Gene for lung and diaphragm development in mice and humans
To breathe normally, people need more than just healthy lungs. A diaphragm—the large muscle that creates a vacuum to draw air into their lungs—is also crucial. Birth defects in the diaphragm, such as congenital diaphragmatic hernia (which are about as common as cystic fibrosis), are often fatal. “A lot of people haven’t heard of this [disorder] because so many of the kids die early,” said Kate Ackerman, Harvard Medical School researcher and lead author of the study in PLoS Genetics.
To explore the genetic roots of these birth defects—hitherto a mystery—Ackerman and her colleagues screened mice with induced genetic mutations. The researchers discovered that a mutation in the mouse Fog2 gene can cause small lungs and abnormal diaphragm development. Could the same gene be involved in human diaphragmatic defects? After studying children with similar problems, the authors did indeed identify a child with a serious Fog2 gene mutation who died on the first day of life with severe breathing difficulties, small lungs, and an abnormal diaphragm.
Paul Ocampo | alfa
When fat cells change their colour
28.10.2016 | Albert-Ludwigs-Universität Freiburg im Breisgau
Aquaculture: Clear Water Thanks to Cork
28.10.2016 | Technologie Lizenz-Büro (TLB) der Baden-Württembergischen Hochschulen GmbH
Physicists from the University of Würzburg have designed a light source that emits photon pairs. Two-photon sources are particularly well suited for tap-proof data encryption. The experiment's key ingredients: a semiconductor crystal and some sticky tape.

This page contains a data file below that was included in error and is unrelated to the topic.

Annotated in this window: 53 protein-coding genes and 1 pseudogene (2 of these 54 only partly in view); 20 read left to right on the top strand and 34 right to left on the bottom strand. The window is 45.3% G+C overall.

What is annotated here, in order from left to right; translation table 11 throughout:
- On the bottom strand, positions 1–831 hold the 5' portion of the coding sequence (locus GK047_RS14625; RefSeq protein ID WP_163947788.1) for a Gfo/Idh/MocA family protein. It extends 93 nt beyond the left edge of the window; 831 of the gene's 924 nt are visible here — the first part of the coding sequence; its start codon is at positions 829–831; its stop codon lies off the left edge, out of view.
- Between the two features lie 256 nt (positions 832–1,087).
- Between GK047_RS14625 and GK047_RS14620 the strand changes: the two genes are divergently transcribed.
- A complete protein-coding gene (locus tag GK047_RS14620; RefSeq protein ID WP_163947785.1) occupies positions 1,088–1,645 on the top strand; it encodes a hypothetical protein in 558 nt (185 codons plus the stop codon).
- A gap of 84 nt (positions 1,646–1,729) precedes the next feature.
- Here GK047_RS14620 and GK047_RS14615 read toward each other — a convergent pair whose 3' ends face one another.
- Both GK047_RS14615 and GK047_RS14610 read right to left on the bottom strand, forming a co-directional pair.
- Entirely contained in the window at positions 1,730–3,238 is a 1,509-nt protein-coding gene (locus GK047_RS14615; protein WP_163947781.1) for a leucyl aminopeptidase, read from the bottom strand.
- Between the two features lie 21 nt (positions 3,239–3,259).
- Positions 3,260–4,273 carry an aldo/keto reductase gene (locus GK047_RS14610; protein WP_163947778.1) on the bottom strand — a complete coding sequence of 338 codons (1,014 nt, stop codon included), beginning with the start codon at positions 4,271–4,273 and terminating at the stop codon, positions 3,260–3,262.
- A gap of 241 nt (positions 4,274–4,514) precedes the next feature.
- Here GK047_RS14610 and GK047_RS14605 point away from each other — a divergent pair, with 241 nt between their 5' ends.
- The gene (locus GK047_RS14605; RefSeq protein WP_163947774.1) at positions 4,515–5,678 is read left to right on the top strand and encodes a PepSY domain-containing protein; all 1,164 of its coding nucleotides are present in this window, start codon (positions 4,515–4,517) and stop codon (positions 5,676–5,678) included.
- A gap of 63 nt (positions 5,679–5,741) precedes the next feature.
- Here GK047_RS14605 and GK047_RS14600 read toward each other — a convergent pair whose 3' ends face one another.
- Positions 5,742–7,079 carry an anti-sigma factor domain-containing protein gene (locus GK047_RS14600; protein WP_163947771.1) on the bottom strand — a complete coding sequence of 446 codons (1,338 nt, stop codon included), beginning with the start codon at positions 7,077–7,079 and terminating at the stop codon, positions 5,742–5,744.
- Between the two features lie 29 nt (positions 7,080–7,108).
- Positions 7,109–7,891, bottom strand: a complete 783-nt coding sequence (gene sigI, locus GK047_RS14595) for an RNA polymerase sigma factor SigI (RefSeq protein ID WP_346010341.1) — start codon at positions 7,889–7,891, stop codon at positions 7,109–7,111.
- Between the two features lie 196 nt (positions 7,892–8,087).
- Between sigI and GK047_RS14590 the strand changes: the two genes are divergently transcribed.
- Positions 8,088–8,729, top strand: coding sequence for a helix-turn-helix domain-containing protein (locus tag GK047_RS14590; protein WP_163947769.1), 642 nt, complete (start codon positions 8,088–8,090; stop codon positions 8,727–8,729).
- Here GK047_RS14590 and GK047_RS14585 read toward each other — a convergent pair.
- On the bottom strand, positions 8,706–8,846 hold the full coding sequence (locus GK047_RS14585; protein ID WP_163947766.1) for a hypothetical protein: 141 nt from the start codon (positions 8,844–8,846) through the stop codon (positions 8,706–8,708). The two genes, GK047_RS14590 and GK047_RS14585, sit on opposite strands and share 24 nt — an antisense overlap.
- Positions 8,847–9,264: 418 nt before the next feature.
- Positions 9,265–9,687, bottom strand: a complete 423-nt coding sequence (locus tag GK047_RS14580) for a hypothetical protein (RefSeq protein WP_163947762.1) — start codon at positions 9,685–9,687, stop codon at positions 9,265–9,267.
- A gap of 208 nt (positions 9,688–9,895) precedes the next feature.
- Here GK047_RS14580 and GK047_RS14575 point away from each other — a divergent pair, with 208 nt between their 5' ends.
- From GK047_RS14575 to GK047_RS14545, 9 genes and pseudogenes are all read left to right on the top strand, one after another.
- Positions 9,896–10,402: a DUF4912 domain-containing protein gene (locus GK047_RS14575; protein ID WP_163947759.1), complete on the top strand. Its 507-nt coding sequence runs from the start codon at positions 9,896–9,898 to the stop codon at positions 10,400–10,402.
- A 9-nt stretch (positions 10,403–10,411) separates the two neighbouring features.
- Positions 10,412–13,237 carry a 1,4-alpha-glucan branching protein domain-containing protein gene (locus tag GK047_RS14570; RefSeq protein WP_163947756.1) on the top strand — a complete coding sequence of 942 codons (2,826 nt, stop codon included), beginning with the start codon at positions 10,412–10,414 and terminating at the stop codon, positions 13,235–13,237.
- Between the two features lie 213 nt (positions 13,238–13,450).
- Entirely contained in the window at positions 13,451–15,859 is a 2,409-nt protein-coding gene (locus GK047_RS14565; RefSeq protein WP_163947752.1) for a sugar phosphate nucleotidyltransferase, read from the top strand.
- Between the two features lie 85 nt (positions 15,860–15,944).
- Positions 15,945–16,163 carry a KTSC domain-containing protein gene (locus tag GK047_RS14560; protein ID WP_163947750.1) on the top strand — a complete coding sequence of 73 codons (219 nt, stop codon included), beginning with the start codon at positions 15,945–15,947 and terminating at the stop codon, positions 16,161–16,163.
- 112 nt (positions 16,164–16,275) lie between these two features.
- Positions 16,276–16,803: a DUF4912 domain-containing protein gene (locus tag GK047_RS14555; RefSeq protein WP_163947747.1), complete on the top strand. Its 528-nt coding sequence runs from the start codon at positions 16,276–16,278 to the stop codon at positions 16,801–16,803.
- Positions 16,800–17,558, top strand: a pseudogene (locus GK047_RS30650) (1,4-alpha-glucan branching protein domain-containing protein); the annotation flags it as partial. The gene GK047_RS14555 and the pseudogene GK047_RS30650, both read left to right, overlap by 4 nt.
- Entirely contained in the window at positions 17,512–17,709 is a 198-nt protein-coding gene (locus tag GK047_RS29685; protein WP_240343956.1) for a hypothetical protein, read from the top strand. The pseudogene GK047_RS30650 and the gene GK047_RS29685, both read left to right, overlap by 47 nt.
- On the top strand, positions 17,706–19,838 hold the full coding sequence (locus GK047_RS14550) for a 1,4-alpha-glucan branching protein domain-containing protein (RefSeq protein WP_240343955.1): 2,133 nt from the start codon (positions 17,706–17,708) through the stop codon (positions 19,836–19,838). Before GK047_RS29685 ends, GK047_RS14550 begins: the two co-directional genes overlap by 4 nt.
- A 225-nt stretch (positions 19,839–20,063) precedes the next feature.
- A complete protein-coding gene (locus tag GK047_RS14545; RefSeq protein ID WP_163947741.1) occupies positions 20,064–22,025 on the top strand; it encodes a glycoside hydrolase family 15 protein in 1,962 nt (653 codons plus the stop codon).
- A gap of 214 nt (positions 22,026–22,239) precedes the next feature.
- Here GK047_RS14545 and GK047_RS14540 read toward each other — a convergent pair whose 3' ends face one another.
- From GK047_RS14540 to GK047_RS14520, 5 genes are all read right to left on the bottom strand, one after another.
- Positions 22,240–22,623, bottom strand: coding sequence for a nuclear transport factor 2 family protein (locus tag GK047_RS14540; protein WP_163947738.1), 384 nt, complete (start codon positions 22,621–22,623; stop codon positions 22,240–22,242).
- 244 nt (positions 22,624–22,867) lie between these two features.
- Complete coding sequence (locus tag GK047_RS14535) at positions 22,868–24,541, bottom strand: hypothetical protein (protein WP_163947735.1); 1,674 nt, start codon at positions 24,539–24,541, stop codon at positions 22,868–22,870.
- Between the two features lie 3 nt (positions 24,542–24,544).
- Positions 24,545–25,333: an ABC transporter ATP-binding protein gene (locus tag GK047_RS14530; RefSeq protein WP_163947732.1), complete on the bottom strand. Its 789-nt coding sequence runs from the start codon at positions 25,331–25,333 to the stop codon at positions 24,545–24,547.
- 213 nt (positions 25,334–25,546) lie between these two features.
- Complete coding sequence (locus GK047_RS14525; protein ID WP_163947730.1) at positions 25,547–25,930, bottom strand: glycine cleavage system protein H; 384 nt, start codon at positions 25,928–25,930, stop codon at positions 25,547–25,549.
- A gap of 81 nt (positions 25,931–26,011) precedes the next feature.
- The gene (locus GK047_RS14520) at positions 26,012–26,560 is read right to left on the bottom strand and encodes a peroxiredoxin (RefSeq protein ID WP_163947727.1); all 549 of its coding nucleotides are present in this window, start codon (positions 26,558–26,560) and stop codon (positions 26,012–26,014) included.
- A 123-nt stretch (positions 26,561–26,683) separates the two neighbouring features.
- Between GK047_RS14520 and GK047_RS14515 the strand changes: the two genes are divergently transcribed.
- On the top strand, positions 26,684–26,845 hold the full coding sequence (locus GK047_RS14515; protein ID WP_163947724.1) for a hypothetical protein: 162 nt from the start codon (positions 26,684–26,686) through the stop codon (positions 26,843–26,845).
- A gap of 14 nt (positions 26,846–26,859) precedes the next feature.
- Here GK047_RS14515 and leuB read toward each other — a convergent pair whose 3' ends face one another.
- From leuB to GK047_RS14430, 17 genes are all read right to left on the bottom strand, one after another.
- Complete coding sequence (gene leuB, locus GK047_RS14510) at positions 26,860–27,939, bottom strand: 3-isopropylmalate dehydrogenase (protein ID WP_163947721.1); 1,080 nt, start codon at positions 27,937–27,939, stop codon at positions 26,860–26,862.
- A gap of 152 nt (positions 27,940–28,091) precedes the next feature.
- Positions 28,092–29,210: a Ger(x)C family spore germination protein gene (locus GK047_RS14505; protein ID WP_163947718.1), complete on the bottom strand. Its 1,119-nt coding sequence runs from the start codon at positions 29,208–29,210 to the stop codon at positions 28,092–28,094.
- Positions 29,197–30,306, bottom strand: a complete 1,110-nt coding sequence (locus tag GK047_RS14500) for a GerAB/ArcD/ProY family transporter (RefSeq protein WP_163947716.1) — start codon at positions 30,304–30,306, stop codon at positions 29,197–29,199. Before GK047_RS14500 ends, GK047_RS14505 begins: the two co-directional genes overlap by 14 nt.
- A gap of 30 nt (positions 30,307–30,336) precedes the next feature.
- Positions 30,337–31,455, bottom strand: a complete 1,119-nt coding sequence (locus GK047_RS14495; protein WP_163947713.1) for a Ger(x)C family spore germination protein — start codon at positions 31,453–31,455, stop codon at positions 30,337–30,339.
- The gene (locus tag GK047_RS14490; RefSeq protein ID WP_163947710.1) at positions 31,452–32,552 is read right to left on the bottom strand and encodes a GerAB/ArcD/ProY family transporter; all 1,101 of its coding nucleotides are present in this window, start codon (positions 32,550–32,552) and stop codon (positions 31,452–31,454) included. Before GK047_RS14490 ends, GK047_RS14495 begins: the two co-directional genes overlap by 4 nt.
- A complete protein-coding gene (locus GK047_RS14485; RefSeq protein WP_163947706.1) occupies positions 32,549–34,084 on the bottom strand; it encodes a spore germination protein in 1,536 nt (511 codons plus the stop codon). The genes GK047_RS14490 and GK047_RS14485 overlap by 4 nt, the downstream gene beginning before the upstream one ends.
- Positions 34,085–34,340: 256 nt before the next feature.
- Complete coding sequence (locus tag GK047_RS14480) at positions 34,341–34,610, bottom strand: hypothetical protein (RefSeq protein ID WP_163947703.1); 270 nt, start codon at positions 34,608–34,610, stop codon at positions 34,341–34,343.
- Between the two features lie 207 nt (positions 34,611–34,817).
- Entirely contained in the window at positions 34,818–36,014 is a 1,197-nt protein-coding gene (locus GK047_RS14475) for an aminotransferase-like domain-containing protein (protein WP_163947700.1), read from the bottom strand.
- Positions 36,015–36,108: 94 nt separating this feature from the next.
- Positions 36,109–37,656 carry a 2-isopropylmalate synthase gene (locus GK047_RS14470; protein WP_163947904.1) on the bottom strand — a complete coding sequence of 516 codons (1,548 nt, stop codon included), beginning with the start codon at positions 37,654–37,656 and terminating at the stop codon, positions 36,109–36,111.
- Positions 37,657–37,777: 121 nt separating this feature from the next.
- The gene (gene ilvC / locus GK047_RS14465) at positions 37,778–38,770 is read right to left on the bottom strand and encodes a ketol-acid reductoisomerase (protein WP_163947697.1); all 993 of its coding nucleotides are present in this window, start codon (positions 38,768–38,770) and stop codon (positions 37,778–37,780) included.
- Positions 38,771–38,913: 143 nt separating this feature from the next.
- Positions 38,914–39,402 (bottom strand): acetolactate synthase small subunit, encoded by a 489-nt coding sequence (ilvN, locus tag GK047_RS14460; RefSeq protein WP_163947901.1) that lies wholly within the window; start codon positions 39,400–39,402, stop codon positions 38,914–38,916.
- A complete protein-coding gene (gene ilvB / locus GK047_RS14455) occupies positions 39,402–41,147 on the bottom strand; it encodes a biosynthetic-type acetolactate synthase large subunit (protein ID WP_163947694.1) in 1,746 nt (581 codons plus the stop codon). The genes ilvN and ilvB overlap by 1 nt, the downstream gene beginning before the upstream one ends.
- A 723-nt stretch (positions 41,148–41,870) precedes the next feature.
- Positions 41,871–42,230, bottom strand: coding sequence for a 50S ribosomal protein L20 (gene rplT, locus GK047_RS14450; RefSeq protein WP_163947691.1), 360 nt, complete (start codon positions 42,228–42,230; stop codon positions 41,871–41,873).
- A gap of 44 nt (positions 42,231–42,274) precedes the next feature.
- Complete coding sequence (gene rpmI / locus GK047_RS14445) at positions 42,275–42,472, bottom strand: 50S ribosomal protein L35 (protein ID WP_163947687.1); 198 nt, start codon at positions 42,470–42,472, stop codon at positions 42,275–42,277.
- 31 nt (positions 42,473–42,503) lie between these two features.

So-called monolayers are at the heart of the research activities. These "super materials" (as the prestigious science magazine "Nature" puts it) have been...
Ultrafast lasers have introduced new possibilities in engraving ultrafine structures, and scientists are now also investigating how to use them to etch microstructures into thin glass. There are possible applications in analytics (lab on a chip) and especially in electronics and the consumer sector, where great interest has been shown.
This new method was born of a surprising phenomenon: irradiating glass in a particular way with an ultrafast laser has the effect of making the glass up to a...
Terahertz excitation of selected crystal vibrations leads to an effective magnetic field that drives coherent spin motion
Controlling functional properties by light is one of the grand goals in modern condensed matter physics and materials science. A new study now demonstrates how...
Researchers from the Institute for Quantum Computing (IQC) at the University of Waterloo led the development of a new extensible wiring technique capable of controlling superconducting quantum bits, representing a significant step towards to the realization of a scalable quantum computer.
"The quantum socket is a wiring method that uses three-dimensional wires based on spring-loaded pins to address individual qubits," said Jeremy Béjanin, a PhD...
In a paper in Scientific Reports, a research team at Worcester Polytechnic Institute describes a novel light-activated phenomenon that could become the basis for applications as diverse as microscopic robotic grippers and more efficient solar cells.
A research team at Worcester Polytechnic Institute (WPI) has developed a revolutionary, light-activated semiconductor nanocomposite material that can be used...
14.10.2016 | Event News
14.10.2016 | Event News
12.10.2016 | Event News
28.10.2016 | Power and Electrical Engineering
28.10.2016 | Physics and Astronomy
28.10.2016 | Life Sciences